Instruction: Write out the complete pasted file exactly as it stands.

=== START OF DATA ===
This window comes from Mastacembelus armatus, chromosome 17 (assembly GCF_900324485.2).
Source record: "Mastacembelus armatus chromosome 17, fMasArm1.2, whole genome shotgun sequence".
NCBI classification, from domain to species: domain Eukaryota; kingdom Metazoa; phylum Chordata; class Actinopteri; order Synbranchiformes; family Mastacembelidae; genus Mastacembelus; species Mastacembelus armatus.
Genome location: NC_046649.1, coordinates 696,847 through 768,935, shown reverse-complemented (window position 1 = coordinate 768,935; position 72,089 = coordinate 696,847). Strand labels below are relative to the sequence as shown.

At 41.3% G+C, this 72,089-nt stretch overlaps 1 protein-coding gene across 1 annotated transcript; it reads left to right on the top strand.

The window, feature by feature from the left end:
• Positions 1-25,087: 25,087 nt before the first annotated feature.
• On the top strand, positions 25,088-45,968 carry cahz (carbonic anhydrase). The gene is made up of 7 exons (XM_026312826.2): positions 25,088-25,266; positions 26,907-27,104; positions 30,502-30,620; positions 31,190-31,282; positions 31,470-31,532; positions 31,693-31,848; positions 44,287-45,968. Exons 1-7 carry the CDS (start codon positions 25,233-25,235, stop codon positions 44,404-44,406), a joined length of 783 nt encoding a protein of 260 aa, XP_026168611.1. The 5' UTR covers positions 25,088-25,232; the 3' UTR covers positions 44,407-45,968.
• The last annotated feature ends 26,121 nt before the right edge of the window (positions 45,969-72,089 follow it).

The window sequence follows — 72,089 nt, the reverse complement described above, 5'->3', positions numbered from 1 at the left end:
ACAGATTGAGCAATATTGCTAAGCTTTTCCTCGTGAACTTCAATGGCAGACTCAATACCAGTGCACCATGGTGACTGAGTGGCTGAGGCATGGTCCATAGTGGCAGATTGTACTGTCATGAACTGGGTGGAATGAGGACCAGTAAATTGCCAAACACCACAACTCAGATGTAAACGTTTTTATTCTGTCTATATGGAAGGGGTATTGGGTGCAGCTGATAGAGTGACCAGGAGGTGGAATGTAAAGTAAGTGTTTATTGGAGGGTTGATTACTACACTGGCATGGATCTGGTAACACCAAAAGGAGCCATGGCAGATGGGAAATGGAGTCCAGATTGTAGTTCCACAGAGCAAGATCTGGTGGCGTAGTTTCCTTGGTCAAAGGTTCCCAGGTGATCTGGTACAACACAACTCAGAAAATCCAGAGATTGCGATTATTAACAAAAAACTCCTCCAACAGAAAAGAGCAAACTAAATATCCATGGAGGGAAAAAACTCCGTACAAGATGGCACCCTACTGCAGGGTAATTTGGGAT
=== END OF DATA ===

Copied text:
This window comes from Mastacembelus armatus, chromosome 17 (assembly GCF_900324485.2).
Source record: "Mastacembelus armatus chromosome 17, fMasArm1.2, whole genome shotgun sequence".
NCBI classification, from domain to species: domain Eukaryota; kingdom Metazoa; phylum Chordata; class Actinopteri; order Synbranchiformes; family Mastacembelidae; genus Mastacembelus; species Mastacembelus armatus.
Genome location: NC_046649.1, coordinates 696,847 through 768,935, shown reverse-complemented (window position 1 = coordinate 768,935; position 72,089 = coordinate 696,847). Strand labels below are relative to the sequence as shown.

At 41.3% G+C, this 72,089-nt stretch overlaps 1 protein-coding gene across 1 annotated transcript; it reads left to right on the top strand.

The window, feature by feature from the left end:
• Positions 1-25,087: 25,087 nt before the first annotated feature.
• On the top strand, positions 25,088-45,968 carry cahz (carbonic anhydrase). The gene is made up of 7 exons (XM_026312826.2): positions 25,088-25,266; positions 26,907-27,104; positions 30,502-30,620; positions 31,190-31,282; positions 31,470-31,532; positions 31,693-31,848; positions 44,287-45,968. Exons 1-7 carry the CDS (start codon positions 25,233-25,235, stop codon positions 44,404-44,406), a joined length of 783 nt encoding a protein of 260 aa, XP_026168611.1. The 5' UTR covers positions 25,088-25,232; the 3' UTR covers positions 44,407-45,968.
• The last annotated feature ends 26,121 nt before the right edge of the window (positions 45,969-72,089 follow it).

The window sequence follows — 72,089 nt, the reverse complement described above, 5'->3', positions numbered from 1 at the left end:
ACAGATTGAGCAATATTGCTAAGCTTTTCCTCGTGAACTTCAATGGCAGACTCAATACCAGTGCACCATGGTGACTGAGTGGCTGAGGCATGGTCCATAGTGGCAGATTGTACTGTCATGAACTGGGTGGAATGAGGACCAGTAAATTGCCAAACACCACAACTCAGATGTAAACGTTTTTATTCTGTCTATATGGAAGGGGTATTGGGTGCAGCTGATAGAGTGACCAGGAGGTGGAATGTAAAGTAAGTGTTTATTGGAGGGTTGATTACTACACTGGCATGGATCTGGTAACACCAAAAGGAGCCATGGCAGATGGGAAATGGAGTCCAGATTGTAGTTCCACAGAGCAAGATCTGGTGGCGTAGTTTCCTTGGTCAAAGGTTCCCAGGTGATCTGGTACAACACAACTCAGAAAATCCAGAGATTGCGATTATTAACAAAAAACTCCTCCAACAGAAAAGAGCAAACTAAATATCCATGGAGGGAAAAAACTCCGTACAAGATGGCACCCTACTGCAGGGTAATTTGGGAT